As a word, it doesn’t sound all that pleasant, but exfoliating can actually be quite a pleasant experience for your skin. Do you know how to exfoliate your skin properly? And, perhaps more important: do you know why you should?
What is Exfoliating?
Exfoliate is more or less a fancy word for scrubbing away dead skin cells. This can be done by literally scrubbing, with an abrasive, or with potent ingredients like fruit acids that achieve the same results without the physical necessity of a brush.
The best road to smoother, healthier skin, may lie in the middle of those two—a scrubbing product rich in natural ingredients that help to slough off dead skin cells.
“In addition to revealing fresh skin cells, exfoliating removes dead cells from pores, making them appear smaller,” Rachel Nazarian, M.D., a Manhattan dermatologist, told Cosmopolitan.
If you’re wondering whether simply washing the skin do this already, you’re not alone. The answer is yes. And no.
Washing the skin removes dirt, makeup, excess oil. And while it does remove some dead skin cells, it really depends on what you’re washing your face with, and how.
Think of exfoliating like oxy-boosting your laundry, or putting relatively clean dishes through the dishwasher. It goes deeper into the process, delivering you healthy and cleaner skin.
If we don’t use an exfoliating product, skin can look sallow, oily, and even be prone to more breakouts. That’s because, like Nazarian says, it removes the dead skin cells (and there are a lot of them).
“Removing the buildup enhances your skin’s ability to absorb everything else, from acne medicine to antiaging serum,” says Dr. Nazarian.
Without exfoliating, applying those expensive and fancy skin care products to your face is a bit like trying to paint your toenails through your socks.
How to Exfoliate
There is no shortage of products claiming to exfoliate the skin. The onus is always on us, the consumers, to determine what’s best for our skin.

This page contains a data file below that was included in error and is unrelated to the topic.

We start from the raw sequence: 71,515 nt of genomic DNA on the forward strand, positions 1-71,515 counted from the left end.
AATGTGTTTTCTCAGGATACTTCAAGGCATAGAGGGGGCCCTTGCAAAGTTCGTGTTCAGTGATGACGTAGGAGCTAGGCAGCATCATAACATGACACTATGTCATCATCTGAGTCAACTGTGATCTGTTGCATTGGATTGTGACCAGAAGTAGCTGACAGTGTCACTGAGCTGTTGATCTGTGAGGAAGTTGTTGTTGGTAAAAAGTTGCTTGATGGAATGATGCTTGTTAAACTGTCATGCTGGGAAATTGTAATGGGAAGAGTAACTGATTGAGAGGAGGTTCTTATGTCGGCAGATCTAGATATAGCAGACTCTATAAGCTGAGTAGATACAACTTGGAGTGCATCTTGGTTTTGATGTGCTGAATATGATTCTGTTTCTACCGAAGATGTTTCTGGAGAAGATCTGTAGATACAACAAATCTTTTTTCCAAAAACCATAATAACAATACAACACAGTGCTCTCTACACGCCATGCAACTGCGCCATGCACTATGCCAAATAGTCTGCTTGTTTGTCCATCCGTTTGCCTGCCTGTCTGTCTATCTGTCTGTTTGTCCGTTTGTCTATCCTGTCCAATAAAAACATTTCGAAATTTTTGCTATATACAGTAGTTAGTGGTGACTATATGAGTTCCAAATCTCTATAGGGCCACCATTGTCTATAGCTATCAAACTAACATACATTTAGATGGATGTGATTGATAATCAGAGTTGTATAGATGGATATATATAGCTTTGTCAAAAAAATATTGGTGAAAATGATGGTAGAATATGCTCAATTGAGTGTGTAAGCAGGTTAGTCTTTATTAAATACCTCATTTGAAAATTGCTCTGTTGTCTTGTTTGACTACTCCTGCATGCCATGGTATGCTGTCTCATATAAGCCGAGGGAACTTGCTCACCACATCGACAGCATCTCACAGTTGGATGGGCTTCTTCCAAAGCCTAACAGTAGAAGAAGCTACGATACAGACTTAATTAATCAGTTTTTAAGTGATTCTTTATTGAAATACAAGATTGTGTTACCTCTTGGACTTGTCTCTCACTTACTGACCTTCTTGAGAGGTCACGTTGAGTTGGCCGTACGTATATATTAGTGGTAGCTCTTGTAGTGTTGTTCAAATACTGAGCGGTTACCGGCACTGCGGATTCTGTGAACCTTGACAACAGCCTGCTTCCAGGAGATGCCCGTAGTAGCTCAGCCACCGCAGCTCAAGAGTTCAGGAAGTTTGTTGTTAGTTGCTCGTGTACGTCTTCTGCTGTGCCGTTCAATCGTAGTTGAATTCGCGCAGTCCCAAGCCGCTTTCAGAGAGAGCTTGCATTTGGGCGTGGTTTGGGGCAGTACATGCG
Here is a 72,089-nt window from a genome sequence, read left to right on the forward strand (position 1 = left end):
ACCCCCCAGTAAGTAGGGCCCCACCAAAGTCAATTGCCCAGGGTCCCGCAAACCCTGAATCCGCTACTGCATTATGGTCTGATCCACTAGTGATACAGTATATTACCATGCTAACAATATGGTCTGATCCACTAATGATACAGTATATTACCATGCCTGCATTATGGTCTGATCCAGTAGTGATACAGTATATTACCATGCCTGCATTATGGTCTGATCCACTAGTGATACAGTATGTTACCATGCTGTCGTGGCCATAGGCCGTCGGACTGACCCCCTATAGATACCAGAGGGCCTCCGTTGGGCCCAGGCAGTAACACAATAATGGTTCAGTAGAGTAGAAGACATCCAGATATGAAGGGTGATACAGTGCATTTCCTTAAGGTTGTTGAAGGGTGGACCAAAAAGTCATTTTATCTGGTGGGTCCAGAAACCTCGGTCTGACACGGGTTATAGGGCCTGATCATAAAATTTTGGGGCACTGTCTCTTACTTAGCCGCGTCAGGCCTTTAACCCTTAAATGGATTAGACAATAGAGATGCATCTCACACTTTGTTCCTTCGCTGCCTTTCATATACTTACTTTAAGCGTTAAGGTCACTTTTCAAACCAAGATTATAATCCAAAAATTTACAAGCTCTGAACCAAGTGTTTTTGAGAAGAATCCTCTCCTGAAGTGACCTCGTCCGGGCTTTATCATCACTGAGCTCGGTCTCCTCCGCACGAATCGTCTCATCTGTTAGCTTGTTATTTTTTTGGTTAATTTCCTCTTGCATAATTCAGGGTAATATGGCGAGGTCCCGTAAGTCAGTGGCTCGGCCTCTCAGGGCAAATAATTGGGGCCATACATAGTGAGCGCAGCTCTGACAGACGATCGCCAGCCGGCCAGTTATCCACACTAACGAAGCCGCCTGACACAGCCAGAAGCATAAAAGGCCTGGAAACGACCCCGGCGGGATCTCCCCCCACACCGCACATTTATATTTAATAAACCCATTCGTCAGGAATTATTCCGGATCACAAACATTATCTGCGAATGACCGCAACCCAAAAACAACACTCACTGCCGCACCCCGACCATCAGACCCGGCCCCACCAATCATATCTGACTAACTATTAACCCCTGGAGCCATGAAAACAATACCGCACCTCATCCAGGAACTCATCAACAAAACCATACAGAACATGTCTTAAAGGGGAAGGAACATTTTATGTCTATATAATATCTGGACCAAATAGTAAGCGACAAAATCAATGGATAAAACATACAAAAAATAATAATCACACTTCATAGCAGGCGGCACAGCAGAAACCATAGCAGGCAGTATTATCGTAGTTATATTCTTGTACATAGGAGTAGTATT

If you have sensitive skin—skin prone to breakouts, sensitive skin, or skin prone to dryness, avoid those harsh scrubs. That means no ground up nut shells, salts, or sugar scrubs or any tools (like harsh brushes or exfoliating mitts) that can agitate skin. If you’ve got fairly normal skin, these products may work fine.
Sensitive skin and those prone to breakouts may work best with chemical products (not necessarily synthetic, mind you). These can be toners or serums loaded with astringent fruit acids (often listed as alpha hydroxy acids) and other botanicals that have a sloughing effect on the skin, but without the physical disruption of a scrub. You can also look at getting professional skin peels—but again, opt for products that rely on fruit acids and other natural ingredients instead of harsh synthetic chemicals.
Fortunately, microbeads are now vanishing from skin care products, so you don’t have to worry about those damaging the environment anymore. But avoid them at all costs for your skin’s health, too. Rubbing plastic all over your face is never a good practice.
And note that body scrubs or other exfoliants targeting the whole body may not be suitable for your face as they can be harsher (like salt scrubs). But don’t ignore your body, either! Sugar scrubs before shaving your legs can mean a smoother and cleaner shave. And regularly scrubbing feet can help to reduce callouses and corns.
How Often to Exfoliate?
This really depends on your skin type. Those with sensitive skin may find weekly exfoliating is enough, while others may report benefits daily. It may be best to use a gentle exfoliating toner or serum daily, and a more intense exfoliating product every week or so.